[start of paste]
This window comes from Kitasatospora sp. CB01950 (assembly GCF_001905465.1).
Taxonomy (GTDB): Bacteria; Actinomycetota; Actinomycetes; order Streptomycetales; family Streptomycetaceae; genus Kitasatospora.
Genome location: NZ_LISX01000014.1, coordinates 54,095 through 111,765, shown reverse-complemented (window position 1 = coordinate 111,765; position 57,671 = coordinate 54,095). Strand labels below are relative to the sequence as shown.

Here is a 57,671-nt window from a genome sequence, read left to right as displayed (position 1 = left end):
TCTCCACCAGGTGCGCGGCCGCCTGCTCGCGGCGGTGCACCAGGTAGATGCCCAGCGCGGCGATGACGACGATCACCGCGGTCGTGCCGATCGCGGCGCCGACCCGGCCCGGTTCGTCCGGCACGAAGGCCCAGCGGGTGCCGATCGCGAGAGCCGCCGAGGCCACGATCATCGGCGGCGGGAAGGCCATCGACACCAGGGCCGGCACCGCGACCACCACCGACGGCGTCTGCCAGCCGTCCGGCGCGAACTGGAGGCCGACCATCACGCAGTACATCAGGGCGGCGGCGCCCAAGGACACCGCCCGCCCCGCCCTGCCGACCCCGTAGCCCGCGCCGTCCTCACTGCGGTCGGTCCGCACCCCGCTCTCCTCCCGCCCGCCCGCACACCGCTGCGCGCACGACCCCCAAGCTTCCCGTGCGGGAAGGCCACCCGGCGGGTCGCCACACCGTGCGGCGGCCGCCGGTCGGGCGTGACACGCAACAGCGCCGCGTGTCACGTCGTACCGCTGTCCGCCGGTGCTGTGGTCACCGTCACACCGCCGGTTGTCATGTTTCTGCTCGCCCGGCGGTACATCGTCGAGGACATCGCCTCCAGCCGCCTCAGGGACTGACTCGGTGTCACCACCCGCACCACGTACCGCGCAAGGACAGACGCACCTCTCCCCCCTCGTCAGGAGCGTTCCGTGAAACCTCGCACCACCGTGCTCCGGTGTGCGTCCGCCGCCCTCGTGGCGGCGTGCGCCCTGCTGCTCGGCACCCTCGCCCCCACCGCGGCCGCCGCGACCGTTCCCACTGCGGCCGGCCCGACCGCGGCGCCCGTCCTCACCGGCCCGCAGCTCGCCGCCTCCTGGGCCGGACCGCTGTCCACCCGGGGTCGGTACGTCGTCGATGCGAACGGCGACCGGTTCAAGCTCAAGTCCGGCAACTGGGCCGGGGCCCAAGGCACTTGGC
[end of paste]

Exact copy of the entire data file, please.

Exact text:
This window comes from Kitasatospora sp. CB01950 (assembly GCF_001905465.1).
Taxonomy (GTDB): Bacteria; Actinomycetota; Actinomycetes; order Streptomycetales; family Streptomycetaceae; genus Kitasatospora.
Genome location: NZ_LISX01000014.1, coordinates 54,095 through 111,765, shown reverse-complemented (window position 1 = coordinate 111,765; position 57,671 = coordinate 54,095). Strand labels below are relative to the sequence as shown.

Here is a 57,671-nt window from a genome sequence, read left to right as displayed (position 1 = left end):
TCTCCACCAGGTGCGCGGCCGCCTGCTCGCGGCGGTGCACCAGGTAGATGCCCAGCGCGGCGATGACGACGATCACCGCGGTCGTGCCGATCGCGGCGCCGACCCGGCCCGGTTCGTCCGGCACGAAGGCCCAGCGGGTGCCGATCGCGAGAGCCGCCGAGGCCACGATCATCGGCGGCGGGAAGGCCATCGACACCAGGGCCGGCACCGCGACCACCACCGACGGCGTCTGCCAGCCGTCCGGCGCGAACTGGAGGCCGACCATCACGCAGTACATCAGGGCGGCGGCGCCCAAGGACACCGCCCGCCCCGCCCTGCCGACCCCGTAGCCCGCGCCGTCCTCACTGCGGTCGGTCCGCACCCCGCTCTCCTCCCGCCCGCCCGCACACCGCTGCGCGCACGACCCCCAAGCTTCCCGTGCGGGAAGGCCACCCGGCGGGTCGCCACACCGTGCGGCGGCCGCCGGTCGGGCGTGACACGCAACAGCGCCGCGTGTCACGTCGTACCGCTGTCCGCCGGTGCTGTGGTCACCGTCACACCGCCGGTTGTCATGTTTCTGCTCGCCCGGCGGTACATCGTCGAGGACATCGCCTCCAGCCGCCTCAGGGACTGACTCGGTGTCACCACCCGCACCACGTACCGCGCAAGGACAGACGCACCTCTCCCCCCTCGTCAGGAGCGTTCCGTGAAACCTCGCACCACCGTGCTCCGGTGTGCGTCCGCCGCCCTCGTGGCGGCGTGCGCCCTGCTGCTCGGCACCCTCGCCCCCACCGCGGCCGCCGCGACCGTTCCCACTGCGGCCGGCCCGACCGCGGCGCCCGTCCTCACCGGCCCGCAGCTCGCCGCCTCCTGGGCCGGACCGCTGTCCACCCGGGGTCGGTACGTCGTCGATGCGAACGGCGACCGGTTCAAGCTCAAGTCCGGCAACTGGGCCGGGGCCCAAGGCACTTGGC